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Sermon: The Parable of the Sower (Part 1) Matthew 13:1-10

Truth Taught- A man’s reception of God’s Word is determined by the condition of his heart.


In this next section, Matthew introduces the reality that from here on out our Lord’s teaching the crowds is almost consistently done in parables.  

Here’s what parables are not

Parables are not earthly teaching with a heavenly meaning.

Parables are not stories to help us remember what Jesus taught.

Parables are not stories that teach morality.

Their purpose as Jesus will tell us in the next section (Next week, Lord willing) is two-fold.  They reveal truth to some and they conceal truth for others.

Typically, the parable is teaching something about the Kingdom of God.  So, they are a to deliver knowledge to some and hide it from others.  

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Sermon: The Emptiness of Separation from Christ Matthew 12:43–50

Truth Taught- Without repentance people go from bad to worse.


Jesus continues to teach and pass judgment on this generation.  Now He adds the adjective this evil generation.  He has two categories of people in mind here.  He is speaking to the Pharisees who rejected Jesus because they trusted in their own righteousness and their own set of moral standards.  They did not need Jesus, in fact, He was simply trouble for them.  The second group was the people who liked the healings and the handouts but did not ever express an interest in Jesus other than what they could get from Him whether health or wealth.   

What made them an evil generation?  They were only focused on externals.  The Pharisees were focused on their external self-righteousness and the people were focused on their external healing brought about by Jesus.  
We must see today that both of these external things are nothing that will last, it’s the Gospel and repentance matter. 

The self-righteousness of the Pharisees would, in fact, send them to hell.  A moral system without true conversion is a recipe for eternal punishment.  

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Set Your Minds on Heaven Part 8: New Heavens and the New Earth

Colossians 3:1–2 (ESV) 

If then you have been raised with Christ, seek the things that are above, where Christ is, seated at the right hand of God. Set your minds on things that are above, not on things that are on earth.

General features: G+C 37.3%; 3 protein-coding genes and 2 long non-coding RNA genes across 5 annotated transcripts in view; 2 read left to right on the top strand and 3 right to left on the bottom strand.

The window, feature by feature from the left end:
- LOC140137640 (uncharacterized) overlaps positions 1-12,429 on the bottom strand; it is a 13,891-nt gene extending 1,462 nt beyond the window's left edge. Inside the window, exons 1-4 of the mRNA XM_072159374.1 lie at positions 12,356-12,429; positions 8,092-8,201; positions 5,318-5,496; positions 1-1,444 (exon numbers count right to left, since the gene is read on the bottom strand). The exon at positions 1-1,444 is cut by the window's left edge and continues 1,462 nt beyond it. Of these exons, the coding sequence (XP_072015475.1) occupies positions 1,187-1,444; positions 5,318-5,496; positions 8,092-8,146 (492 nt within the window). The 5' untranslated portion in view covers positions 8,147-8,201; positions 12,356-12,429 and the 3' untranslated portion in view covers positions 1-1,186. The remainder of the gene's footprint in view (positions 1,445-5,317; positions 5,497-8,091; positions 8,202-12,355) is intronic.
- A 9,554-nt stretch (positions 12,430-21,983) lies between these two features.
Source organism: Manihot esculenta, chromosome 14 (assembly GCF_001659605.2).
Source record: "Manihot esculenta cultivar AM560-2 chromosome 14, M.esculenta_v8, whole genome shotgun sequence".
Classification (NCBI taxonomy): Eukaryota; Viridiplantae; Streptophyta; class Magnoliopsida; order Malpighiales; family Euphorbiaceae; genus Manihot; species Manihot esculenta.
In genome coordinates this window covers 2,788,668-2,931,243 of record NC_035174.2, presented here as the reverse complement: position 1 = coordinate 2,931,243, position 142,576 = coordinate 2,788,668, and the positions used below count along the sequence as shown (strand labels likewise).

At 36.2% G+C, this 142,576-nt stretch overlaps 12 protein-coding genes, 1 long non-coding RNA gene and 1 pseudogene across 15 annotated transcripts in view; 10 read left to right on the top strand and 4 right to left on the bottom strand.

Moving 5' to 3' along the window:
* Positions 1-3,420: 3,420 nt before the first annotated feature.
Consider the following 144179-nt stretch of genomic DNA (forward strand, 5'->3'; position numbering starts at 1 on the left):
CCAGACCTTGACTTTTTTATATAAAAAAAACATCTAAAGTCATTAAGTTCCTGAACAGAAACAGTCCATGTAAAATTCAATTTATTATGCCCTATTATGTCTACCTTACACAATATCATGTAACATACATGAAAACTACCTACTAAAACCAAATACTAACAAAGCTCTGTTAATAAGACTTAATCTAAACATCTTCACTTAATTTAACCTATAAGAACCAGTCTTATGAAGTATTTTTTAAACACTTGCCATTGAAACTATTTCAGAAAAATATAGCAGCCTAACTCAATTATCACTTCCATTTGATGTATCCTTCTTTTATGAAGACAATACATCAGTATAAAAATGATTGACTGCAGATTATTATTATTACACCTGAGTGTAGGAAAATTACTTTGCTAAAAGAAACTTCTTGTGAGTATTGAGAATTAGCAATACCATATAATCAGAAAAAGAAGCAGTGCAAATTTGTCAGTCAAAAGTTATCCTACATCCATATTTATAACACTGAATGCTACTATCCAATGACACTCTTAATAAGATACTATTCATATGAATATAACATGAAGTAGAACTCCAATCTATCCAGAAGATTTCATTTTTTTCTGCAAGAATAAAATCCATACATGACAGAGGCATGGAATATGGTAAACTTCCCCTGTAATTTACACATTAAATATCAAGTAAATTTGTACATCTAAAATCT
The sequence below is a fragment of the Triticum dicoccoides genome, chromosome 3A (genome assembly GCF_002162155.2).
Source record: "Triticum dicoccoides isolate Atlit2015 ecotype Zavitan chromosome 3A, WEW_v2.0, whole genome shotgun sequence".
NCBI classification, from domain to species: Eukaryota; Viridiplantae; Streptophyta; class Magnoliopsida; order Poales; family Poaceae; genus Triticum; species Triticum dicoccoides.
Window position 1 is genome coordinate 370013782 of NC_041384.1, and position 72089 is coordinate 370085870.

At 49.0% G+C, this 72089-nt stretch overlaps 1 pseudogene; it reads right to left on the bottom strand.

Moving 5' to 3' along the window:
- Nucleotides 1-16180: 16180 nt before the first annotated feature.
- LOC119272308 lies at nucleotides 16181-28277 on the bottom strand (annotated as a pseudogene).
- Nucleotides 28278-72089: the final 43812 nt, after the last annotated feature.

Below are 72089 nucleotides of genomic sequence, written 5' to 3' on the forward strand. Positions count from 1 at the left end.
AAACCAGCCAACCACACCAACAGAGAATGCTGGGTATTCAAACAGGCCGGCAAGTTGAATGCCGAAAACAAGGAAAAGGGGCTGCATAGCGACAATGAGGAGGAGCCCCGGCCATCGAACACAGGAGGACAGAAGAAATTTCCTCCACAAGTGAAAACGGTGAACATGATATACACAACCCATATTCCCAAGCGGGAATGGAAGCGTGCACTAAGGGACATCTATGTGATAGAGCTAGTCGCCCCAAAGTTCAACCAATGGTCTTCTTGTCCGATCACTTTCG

1.  Scripture’s Theme of the New Heavens and New Earth

This theme of the Heavens and New Earth appears in both Old and New Testaments.

Isaiah 65:17 (ESV) 

17    “For behold, I create new heavens 

and a new earth, 

       and the former things shall not be remembered 

or come into mind. 

God creates a new Heaven and a new Earth so utterly amazing and fascinating by their splendor, so satisfying to the soul and mind that the remembrance of the first earth will not even enter our minds.  
Psalm 102:25–27 (ESV) 

25    Of old you laid the foundation of the earth, 

and the heavens are the work of your hands. 

26    They will perish, but you will remain; 

they will all wear out like a garment. 

       You will change them like a robe, and they will pass away, 

27        but you are the same, and your years have no end. 

The writer of Hebrews quotes from Psalm 102 in Hebrews 1:11-12 to explain the ultimate supremacy of Jesus Christ.  His argument is that even the Heavens and the Earth will pass away but Jesus Christ, God’s Son remains forever.

Then, in John’s final vision he writes,

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Sermon: The Judgment of “This Generation” Matthew 12: 38-42

Truth Taught- The evil heart always finds a reason to reject Jesus


So far in Chapter 12 of Matthew’s Gospel we have watch the Pharisees and their attempts to discredit Jesus in front of the people.  

-He is a Sabbath breaker

They tried to point out that Jesus’ disciples were also Sabbath breakers as they walked through the grain fields and ate some of the heads of grain.  The Pharisees said they are breaking the Sabbath.  Jesus answered by basically saying, have not read about David?